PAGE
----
Balance (deficit -)14,12064,075146,273197,627-62,286
Foreign loans246295156015,879
Domestic loans4,1894,5543,835032,452
Other (Residual)-18,555-68,924-150,264-197,62713,955
Source: Central Bank of Nigeria (Annual reports).
Table 20.Nigeria: Monetary Survey, 1999–2003 1/
(In millions of naira; end of period)
Net foreign assets649,9671,164,8761,322,3851,282,2161,388,234
Central Bank of Nigeria (net)493,688956,9881,034,542902,957971,656
Foreign assets510,5591,091,0531,156,4831,013,5141,065,093
Foreign liabilities-16,871-134,065-121,940-110,557-93,437
Commercial and merchant banks (net)156,280207,889287,843379,259416,578
Foreign assets161,754222,988305,029398,210437,659
Foreign liabilities-5,474-15,099-17,185-18,951-21,081
Net domestic assets66,227-111,32319,721342,690628,754
Domestic credit632,010472,012829,7911,329,4011,764,563
Consolidated government (net)178,907-116,4251,588390,966572,804
Of which: Federal government (net)176,805-123,990-25,209373,639552,569
Non-financial public enterprises6929511,080164212
Other financial institutions4,5684,8816,3305,4886,878
Claims on private sector447,843582,606820,793932,7831,184,669
Other items (net)-565,783-583,335-810,070-986,712-1,135,809
Broad money698,0201,034,7701,315,8691,599,4951,985,192
Narrow money400,826649,684816,708946,2531,225,559
Bonds and money market instruments18,17418,78426,23725,41031,796
Capital accounts481,682594,207689,289598,310882,906
(Annual percentage change)
Net domestic assets 2/-199.3-268.1-117.71637.7-26.6
Domestic credit 2/103.0-25.375.860.24.4
Claims on private sector 2/34.830.140.913.614.4
Broad money 2/30.748.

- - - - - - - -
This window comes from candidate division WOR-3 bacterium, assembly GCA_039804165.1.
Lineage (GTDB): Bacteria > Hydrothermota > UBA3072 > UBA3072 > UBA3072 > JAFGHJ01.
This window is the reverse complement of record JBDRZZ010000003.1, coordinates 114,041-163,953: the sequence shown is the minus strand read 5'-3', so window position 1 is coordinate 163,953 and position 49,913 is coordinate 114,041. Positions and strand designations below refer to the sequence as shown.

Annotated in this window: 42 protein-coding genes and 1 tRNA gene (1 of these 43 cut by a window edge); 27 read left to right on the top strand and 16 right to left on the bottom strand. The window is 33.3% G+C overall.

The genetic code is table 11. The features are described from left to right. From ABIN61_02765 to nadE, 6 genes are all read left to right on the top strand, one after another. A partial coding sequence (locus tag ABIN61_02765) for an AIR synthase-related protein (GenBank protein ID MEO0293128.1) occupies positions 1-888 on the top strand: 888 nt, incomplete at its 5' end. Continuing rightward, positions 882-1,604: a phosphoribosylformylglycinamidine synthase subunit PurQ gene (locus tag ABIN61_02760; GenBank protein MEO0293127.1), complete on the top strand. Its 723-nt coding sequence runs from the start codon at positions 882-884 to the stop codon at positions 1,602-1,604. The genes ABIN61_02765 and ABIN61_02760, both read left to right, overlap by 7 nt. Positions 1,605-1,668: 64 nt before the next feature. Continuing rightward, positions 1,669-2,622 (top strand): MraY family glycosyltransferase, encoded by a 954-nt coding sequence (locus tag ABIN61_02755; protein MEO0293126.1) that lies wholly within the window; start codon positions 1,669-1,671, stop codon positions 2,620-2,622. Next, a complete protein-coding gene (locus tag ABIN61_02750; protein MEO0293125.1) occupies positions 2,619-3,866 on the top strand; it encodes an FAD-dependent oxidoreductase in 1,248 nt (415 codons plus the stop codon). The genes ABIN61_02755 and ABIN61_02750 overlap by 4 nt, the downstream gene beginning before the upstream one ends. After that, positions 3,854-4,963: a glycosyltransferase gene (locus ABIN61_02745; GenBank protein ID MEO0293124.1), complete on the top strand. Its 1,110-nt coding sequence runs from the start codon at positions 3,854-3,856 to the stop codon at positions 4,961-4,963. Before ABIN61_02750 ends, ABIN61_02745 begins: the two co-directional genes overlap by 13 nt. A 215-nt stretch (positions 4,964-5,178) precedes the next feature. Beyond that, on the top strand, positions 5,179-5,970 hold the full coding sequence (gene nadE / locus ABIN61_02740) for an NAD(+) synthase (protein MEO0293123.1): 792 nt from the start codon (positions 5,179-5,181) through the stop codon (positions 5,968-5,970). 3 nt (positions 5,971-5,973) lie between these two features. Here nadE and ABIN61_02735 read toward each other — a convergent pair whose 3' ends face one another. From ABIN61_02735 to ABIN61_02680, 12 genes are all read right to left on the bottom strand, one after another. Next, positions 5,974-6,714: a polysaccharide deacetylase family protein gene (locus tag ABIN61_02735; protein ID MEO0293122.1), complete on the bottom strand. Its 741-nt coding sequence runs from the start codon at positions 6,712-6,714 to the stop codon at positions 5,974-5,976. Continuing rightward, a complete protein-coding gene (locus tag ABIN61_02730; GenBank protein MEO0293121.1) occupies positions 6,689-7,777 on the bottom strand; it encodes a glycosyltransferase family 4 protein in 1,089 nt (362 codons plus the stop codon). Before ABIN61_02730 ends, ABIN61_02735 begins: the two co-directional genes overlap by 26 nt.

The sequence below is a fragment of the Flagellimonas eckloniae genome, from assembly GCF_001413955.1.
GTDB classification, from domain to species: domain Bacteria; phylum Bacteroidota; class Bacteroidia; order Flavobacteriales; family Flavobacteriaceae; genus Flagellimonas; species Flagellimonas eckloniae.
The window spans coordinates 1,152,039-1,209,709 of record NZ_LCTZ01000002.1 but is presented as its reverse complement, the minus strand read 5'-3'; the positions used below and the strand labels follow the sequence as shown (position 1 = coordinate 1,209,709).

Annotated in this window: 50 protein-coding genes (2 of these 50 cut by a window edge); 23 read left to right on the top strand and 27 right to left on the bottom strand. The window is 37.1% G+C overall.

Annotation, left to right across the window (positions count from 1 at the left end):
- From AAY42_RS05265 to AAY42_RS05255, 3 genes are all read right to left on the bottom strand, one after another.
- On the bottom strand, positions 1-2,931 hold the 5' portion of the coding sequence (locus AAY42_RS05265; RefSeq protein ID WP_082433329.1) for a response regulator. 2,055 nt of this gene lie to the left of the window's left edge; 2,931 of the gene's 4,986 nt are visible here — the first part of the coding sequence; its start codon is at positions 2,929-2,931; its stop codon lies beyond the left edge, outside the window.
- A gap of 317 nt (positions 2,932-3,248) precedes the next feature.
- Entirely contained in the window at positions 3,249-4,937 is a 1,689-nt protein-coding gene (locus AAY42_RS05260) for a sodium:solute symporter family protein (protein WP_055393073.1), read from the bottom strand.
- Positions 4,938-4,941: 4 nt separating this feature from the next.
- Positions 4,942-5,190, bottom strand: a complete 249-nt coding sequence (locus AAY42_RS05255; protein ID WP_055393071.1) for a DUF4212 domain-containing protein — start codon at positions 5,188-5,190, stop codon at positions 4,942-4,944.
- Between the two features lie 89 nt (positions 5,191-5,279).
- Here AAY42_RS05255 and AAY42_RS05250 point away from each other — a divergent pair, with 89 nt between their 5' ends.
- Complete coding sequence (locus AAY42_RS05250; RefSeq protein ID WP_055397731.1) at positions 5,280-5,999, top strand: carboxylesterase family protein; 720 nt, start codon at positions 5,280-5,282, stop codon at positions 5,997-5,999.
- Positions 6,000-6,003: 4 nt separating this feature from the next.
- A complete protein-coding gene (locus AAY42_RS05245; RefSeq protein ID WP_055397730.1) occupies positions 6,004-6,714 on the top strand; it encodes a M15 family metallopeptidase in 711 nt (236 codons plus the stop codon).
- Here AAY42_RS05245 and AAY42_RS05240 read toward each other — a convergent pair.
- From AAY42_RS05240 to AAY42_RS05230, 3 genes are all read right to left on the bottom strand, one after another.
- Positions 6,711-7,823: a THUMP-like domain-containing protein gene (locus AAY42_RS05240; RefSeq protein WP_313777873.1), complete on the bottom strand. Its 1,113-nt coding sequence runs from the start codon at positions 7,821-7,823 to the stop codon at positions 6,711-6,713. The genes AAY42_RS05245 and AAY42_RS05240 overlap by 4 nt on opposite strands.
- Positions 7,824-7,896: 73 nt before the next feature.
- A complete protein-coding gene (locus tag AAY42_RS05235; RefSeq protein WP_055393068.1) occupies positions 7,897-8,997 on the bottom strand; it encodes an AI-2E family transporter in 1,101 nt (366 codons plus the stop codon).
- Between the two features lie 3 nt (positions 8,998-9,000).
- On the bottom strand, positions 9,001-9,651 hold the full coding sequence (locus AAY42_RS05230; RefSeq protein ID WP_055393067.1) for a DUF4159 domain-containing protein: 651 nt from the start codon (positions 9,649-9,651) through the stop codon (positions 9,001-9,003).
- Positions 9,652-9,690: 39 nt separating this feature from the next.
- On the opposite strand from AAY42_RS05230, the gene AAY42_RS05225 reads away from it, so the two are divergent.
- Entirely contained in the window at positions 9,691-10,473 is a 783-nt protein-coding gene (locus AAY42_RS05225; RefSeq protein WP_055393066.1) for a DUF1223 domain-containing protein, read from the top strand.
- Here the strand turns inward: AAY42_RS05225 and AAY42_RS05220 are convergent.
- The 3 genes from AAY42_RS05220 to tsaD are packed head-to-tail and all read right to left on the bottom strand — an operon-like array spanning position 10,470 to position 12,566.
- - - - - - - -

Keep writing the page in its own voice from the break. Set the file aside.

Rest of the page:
Quasi-money 2/53.129.629.630.95.9
Narrow money 2/17.962.125.715.9-3.0
(Contribution to the growth of M2; in percentage points)
Net foreign assets 3/24.873.815.2-3.110.8
Net domestic assets 3/24.9-25.412.724.5-11.5
Domestic credit 3/60.0-22.934.638.03.7
Net credit to the consolidated gover41.8-42.311.429.6-3.4
Of which: Net credit to the Federal41.6-43.19.530.3-3.7
Other items (net)-35.2-2.5-21.9-13.4-15.3
Velocity (non-oil GDP/broad money)
Sources: Central Bank of Nigeria; and Fund staff estimates.
Table 21.Nigeria: Consolidated Accounts of the Central Bank, 1999–2003(In millions of naira; end of period)
Net foreign assets493,688956,9881,034,542902,957972,630
Foreign assets510,5591,091,0531,156,4831,013,5141,065,093
Foreign liabilities-16,871-134,065-121,940-110,557-92,463
Domestic credit43,523-298,843-147,881-28,396278,494
Consolidated government (net)15,308-343,014-178,998-41,248254,128
Non-financial public enterprises (gross)6929511,080164212
Private sector (gross)8842,1633,1031,6461,705
Claims on banks (gross)22,07036,17620,6045,55415,572
Other financial institutions (gross)4,5684,8816,3305,4886,878
Liabilities to commercial banks95,478130,035194,830192,551260,696